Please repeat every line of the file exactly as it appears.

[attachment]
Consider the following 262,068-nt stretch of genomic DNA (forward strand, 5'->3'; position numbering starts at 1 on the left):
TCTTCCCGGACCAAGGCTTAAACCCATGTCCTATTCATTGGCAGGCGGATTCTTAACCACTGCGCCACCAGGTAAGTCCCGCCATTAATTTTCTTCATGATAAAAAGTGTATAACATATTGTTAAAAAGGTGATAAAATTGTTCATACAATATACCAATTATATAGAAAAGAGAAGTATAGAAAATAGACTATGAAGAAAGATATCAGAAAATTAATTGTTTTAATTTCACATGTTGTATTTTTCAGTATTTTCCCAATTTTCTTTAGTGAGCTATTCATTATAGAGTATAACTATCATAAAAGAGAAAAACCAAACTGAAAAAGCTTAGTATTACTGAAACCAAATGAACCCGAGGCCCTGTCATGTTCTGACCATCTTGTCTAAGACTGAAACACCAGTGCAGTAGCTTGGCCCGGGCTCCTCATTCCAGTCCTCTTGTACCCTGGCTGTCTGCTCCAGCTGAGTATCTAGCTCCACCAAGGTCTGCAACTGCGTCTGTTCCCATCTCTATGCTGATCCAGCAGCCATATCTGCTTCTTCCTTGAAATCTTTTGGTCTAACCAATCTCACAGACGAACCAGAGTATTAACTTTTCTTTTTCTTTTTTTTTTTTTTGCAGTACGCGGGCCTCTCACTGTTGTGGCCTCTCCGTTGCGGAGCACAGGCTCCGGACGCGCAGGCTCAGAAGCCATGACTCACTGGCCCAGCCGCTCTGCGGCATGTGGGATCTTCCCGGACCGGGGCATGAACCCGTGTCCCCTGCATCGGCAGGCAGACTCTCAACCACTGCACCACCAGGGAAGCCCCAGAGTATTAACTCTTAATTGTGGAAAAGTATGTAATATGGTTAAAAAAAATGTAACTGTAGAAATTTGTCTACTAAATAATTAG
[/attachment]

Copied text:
Consider the following 262,068-nt stretch of genomic DNA (forward strand, 5'->3'; position numbering starts at 1 on the left):
TCTTCCCGGACCAAGGCTTAAACCCATGTCCTATTCATTGGCAGGCGGATTCTTAACCACTGCGCCACCAGGTAAGTCCCGCCATTAATTTTCTTCATGATAAAAAGTGTATAACATATTGTTAAAAAGGTGATAAAATTGTTCATACAATATACCAATTATATAGAAAAGAGAAGTATAGAAAATAGACTATGAAGAAAGATATCAGAAAATTAATTGTTTTAATTTCACATGTTGTATTTTTCAGTATTTTCCCAATTTTCTTTAGTGAGCTATTCATTATAGAGTATAACTATCATAAAAGAGAAAAACCAAACTGAAAAAGCTTAGTATTACTGAAACCAAATGAACCCGAGGCCCTGTCATGTTCTGACCATCTTGTCTAAGACTGAAACACCAGTGCAGTAGCTTGGCCCGGGCTCCTCATTCCAGTCCTCTTGTACCCTGGCTGTCTGCTCCAGCTGAGTATCTAGCTCCACCAAGGTCTGCAACTGCGTCTGTTCCCATCTCTATGCTGATCCAGCAGCCATATCTGCTTCTTCCTTGAAATCTTTTGGTCTAACCAATCTCACAGACGAACCAGAGTATTAACTTTTCTTTTTCTTTTTTTTTTTTTTGCAGTACGCGGGCCTCTCACTGTTGTGGCCTCTCCGTTGCGGAGCACAGGCTCCGGACGCGCAGGCTCAGAAGCCATGACTCACTGGCCCAGCCGCTCTGCGGCATGTGGGATCTTCCCGGACCGGGGCATGAACCCGTGTCCCCTGCATCGGCAGGCAGACTCTCAACCACTGCACCACCAGGGAAGCCCCAGAGTATTAACTCTTAATTGTGGAAAAGTATGTAATATGGTTAAAAAAAATGTAACTGTAGAAATTTGTCTACTAAATAATTAG